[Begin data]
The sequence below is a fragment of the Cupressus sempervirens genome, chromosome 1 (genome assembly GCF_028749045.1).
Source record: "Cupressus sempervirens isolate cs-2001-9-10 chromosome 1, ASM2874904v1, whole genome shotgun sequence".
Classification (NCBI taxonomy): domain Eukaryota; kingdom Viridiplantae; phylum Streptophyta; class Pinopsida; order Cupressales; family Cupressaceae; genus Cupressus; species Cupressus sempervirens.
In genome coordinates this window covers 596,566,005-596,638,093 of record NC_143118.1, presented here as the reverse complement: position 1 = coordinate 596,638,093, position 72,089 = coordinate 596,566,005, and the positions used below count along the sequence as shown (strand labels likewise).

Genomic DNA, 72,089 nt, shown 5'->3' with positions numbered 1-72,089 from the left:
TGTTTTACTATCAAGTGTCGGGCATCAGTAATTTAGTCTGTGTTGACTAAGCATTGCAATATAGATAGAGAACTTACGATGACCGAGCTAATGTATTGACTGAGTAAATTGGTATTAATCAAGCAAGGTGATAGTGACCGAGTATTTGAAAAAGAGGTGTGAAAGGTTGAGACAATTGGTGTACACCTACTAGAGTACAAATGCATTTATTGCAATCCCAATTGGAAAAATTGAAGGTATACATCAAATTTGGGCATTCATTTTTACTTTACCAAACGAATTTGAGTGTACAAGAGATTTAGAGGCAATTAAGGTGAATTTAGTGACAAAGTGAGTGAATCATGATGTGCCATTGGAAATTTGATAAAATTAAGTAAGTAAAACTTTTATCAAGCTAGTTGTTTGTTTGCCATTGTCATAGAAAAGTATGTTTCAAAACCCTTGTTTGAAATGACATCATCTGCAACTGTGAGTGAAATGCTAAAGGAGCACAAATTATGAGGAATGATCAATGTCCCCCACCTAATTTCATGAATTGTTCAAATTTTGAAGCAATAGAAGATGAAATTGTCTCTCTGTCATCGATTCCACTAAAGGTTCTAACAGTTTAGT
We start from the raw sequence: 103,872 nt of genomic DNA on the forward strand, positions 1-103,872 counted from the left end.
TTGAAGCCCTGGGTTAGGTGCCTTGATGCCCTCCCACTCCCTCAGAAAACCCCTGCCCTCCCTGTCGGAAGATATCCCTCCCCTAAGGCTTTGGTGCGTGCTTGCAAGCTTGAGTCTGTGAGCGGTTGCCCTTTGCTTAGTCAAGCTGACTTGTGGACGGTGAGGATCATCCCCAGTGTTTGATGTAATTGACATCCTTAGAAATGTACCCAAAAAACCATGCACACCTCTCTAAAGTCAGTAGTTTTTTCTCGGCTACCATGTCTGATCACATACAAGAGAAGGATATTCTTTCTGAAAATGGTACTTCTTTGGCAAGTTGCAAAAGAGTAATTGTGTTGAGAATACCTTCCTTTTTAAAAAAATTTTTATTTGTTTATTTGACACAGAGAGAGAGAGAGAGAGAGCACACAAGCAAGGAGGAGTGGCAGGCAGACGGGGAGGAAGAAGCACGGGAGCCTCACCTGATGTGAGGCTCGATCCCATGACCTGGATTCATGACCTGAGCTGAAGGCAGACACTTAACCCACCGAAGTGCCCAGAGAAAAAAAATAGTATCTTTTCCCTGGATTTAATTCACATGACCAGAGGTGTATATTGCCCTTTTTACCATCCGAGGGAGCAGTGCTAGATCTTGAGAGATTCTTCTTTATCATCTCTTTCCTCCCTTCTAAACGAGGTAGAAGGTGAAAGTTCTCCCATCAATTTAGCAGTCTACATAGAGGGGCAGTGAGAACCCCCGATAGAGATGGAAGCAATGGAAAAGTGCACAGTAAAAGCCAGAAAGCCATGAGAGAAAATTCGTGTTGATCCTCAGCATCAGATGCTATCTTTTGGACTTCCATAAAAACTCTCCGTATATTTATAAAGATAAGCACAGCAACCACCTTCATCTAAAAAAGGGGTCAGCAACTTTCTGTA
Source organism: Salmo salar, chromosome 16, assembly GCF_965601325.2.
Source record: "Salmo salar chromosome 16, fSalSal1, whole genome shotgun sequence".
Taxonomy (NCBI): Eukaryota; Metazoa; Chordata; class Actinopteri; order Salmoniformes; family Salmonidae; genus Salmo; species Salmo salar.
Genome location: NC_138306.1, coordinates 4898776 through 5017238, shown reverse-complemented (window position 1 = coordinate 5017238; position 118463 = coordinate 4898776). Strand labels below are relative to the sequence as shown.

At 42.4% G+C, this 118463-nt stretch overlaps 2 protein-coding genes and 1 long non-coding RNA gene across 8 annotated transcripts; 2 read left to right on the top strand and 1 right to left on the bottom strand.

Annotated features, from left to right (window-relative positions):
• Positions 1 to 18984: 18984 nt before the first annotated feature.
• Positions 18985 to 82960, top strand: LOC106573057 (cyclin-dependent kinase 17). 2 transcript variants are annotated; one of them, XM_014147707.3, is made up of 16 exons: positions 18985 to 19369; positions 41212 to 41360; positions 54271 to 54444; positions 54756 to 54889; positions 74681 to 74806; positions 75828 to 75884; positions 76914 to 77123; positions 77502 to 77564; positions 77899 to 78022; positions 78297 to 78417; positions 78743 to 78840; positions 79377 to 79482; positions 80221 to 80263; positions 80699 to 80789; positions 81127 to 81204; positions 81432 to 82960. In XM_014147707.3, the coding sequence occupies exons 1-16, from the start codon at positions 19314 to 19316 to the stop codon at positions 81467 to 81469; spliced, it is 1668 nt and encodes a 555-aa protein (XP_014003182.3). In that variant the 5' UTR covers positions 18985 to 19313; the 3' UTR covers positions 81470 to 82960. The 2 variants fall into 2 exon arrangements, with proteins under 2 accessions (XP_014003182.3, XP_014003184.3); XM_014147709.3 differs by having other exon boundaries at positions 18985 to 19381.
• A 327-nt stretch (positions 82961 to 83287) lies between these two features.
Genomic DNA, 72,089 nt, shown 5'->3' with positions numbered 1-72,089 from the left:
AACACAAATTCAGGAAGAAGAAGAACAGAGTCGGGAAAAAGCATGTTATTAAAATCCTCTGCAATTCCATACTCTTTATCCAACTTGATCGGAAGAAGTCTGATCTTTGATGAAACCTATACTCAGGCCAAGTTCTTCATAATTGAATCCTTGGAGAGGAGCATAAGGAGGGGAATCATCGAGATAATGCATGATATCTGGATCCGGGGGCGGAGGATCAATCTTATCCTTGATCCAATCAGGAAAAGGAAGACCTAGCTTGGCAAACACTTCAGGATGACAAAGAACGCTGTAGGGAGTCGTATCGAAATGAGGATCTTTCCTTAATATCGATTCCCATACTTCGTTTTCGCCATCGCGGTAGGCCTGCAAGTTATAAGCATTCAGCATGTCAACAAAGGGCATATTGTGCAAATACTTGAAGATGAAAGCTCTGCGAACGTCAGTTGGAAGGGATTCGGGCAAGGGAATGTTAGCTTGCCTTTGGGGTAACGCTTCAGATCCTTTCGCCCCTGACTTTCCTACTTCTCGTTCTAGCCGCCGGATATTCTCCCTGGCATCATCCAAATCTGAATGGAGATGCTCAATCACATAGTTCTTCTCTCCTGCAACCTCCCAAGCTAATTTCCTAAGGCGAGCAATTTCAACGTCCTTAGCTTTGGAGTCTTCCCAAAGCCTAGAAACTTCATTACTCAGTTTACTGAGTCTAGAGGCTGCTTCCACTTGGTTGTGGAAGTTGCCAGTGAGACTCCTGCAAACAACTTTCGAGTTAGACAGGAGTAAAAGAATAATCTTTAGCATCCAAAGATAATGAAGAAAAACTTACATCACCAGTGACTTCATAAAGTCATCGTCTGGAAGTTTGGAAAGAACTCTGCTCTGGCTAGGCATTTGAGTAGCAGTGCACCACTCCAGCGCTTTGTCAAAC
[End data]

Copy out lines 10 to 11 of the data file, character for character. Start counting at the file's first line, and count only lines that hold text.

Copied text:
Source record: "Salmo salar chromosome 16, fSalSal1, whole genome shotgun sequence".
Taxonomy (NCBI): Eukaryota; Metazoa; Chordata; class Actinopteri; order Salmoniformes; family Salmonidae; genus Salmo; species Salmo salar.